• Fred Charles

Writing Process with Casey Torres

Updated: May 1, 2019

Welcome writers and readers to this week's writing process interview. I have the ever-caffeinated Casey Torres in the interview chair today. Casey shares my love of horror movies and all things lurking in the shadows!

Who Are You?

I'm a lover of stories, film, art, and all things caffeinated. I don't always think the book is better than the film. Different mediums, different experiences. I'm a mother of four amazing girls, two of which I'm certain are doomed to become writers. I currently live in Las Vegas, Nevada. When I'm not writing in a random coffeehouse, you might find me downtown dabbling in street photography.

What are three things that you absolutely need in order to write?

Firstly, my mind needs to be in the right space in order for me to write productively. I need my space to be high energy, borderline chaotic. This is probably why I like to write in public spaces. If I'm at home, I'll put on a film with the volume turned up for background noise. It's usually something I've seen a million times, like Raiders of the Lost Ark, The Fellowship of the Ring, or one of the Harry Potter films.

Secondly, coffee. I'm not one of those people who can't wake up without coffee. Actually, I'm extremely high-energy in the morning, to the point where I actually annoy myself. I just like coffee…a lot.

Lastly, I usually pre-determine what I'm working on for the day and what my goals are, otherwise I'll jump around and get half as much done. I have shiny-object syndrome. I constantly get easily distracted by new ideas. Although, even if I have set goals and a set path, if the new idea is strong enough I'll go rogue anyhow. Sometimes you have to chase the shiny object to see what it's made out of—poke it with a stick to see if it moves.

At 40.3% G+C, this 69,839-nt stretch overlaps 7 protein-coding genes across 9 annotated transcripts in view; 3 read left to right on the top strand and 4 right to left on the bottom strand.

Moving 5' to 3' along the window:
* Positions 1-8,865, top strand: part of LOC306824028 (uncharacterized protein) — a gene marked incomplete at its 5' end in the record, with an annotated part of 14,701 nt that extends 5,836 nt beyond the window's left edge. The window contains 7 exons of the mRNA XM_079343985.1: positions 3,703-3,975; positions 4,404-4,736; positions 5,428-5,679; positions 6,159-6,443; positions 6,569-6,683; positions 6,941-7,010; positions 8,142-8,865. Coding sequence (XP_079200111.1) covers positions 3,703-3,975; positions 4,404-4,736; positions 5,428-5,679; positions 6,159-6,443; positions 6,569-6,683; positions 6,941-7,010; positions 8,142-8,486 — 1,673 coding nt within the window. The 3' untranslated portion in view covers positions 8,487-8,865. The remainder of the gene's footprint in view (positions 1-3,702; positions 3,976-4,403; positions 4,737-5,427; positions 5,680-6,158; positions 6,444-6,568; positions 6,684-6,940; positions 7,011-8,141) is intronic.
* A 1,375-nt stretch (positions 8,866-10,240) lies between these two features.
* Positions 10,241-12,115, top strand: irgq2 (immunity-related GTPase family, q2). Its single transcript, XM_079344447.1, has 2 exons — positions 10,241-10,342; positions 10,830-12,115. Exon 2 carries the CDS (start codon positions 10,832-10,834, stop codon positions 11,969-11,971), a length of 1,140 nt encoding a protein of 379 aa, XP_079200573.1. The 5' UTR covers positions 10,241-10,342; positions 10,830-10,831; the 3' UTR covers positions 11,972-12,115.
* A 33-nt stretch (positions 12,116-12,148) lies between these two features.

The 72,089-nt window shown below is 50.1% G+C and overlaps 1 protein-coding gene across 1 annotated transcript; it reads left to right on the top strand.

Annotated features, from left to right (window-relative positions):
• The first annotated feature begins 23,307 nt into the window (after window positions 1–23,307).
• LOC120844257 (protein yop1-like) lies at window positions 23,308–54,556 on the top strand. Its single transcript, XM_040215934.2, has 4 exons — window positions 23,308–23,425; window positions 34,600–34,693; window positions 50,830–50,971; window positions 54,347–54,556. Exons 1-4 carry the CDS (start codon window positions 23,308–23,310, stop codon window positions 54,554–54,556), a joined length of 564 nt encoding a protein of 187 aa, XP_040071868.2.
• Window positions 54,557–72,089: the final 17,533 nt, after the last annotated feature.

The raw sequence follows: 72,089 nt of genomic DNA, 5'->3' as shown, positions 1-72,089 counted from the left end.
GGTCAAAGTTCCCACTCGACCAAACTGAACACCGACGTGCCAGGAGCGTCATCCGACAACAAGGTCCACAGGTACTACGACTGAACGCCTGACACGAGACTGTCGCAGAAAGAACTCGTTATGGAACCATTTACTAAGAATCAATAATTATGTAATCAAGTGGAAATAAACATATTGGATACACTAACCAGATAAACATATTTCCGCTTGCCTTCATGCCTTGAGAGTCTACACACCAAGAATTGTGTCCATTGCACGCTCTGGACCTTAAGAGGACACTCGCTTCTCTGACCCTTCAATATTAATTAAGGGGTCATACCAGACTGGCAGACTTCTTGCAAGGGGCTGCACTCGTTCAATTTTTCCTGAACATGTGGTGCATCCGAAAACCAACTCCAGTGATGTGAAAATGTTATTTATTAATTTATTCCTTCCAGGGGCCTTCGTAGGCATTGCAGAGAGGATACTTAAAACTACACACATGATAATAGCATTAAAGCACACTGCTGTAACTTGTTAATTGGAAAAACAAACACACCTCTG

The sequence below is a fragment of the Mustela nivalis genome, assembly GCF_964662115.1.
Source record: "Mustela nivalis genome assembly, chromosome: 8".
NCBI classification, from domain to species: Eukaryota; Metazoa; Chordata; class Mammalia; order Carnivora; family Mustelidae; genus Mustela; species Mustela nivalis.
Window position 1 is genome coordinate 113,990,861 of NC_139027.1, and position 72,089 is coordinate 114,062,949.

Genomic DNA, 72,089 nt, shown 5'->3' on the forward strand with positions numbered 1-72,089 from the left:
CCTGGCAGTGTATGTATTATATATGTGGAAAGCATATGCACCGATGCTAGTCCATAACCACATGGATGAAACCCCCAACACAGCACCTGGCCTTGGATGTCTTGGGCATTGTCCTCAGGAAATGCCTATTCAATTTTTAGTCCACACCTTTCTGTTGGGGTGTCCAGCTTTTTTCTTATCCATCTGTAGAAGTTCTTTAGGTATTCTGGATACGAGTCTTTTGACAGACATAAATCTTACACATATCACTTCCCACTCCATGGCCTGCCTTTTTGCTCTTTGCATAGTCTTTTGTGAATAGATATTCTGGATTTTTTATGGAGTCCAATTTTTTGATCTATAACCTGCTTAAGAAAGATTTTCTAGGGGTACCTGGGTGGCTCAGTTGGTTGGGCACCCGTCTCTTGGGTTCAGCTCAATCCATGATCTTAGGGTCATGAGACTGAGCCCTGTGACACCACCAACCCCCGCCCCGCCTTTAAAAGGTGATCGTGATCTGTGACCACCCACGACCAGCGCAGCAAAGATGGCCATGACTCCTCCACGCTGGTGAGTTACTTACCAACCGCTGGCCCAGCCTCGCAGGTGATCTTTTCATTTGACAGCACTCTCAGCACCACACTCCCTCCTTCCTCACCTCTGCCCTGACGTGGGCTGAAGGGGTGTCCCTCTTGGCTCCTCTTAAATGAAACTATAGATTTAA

Most writers have many ideas swimming around their heads competing for attention. How do you decide which idea is worth working on?

Usually, the ideas that come through more vividly than the others grab my attention. If there's an idea that I can't get out of my mind, even after jotting it down, then it gets attention. Sometimes it's just a word or a one-liner that repeats until I explore it. Oftentimes, it's a piece of dialogue and I have to sit there and say to myself (or out loud because I'm a bit of a crazy person) who said that? Who are they talking to? Does said person want to watch the world burn? That's usually how my characters are born.

When you decide on a writing project, how much do you plan upfront?

I usually see the ending before I know anything else about the story. I'll write the entire ending without any sort of outline and then I'll go back and create a loose outline for the rest of the story. When I'm actively writing, the story always goes in unexpected directions—new characters emerge and the plot changes from the outline considerably.

All writers experience writer’s block from time to time. What you do to get unstuck?

I don't try to force myself to sit down and write every day. I find that if I do this, it sucks the joy out of the process. Killing the joy is the quickest way to get stuck. I've found that when I don't force myself, I end up enjoying the process more, which leads to more productive writing sessions.

Tell me something about your writing process that is quirky and unique to you.

I do a lot of writing in my head. Sometimes I'll create a character or a situation in my head and chew on it for weeks, months, even years before I write one word. If I look distracted or my brow is furrowed, I'm probably writing. I have Resting Writer Face.

When are you most productive? When are you least productive?

I'm most productive when I have my life in balance. If I'm feeling good, physically and emotionally, the bills are paid, and the house is clean, then I'm good to go. If anything is out of balance, my productivity suffers.

It’s my birthday and you want to give me a book. Which book do you get me and why?

I'd give you a copy of Ocean at the End of the Laneby Neil Gaiman. It's my favorite book of all time and it's beautifully written, to say the least.

Bonus Question from Novyl: Do you like pineapple on your pizza? I dig the pineapple, but not with ham...and only if I can dip it in an obscene amount of ranch!

Now, the fun part: What is one question that you want me to ask the next interviewee, not knowing who it is?

If you could have any superpower, what would it be and why?

What are you working on and where can readers find you?

I'm currently working on a stand-alone dark fantasy/horror novel called Whispers of Winterbrook. You can read all about it and even take a look at some sample chapters on Inkshares where you can also comment and leave a review. If you're not familiar with Inkshares, it's a platform where the reader chooses which books make it to print by showing their support through follows, reads, interaction, and pre-orders.



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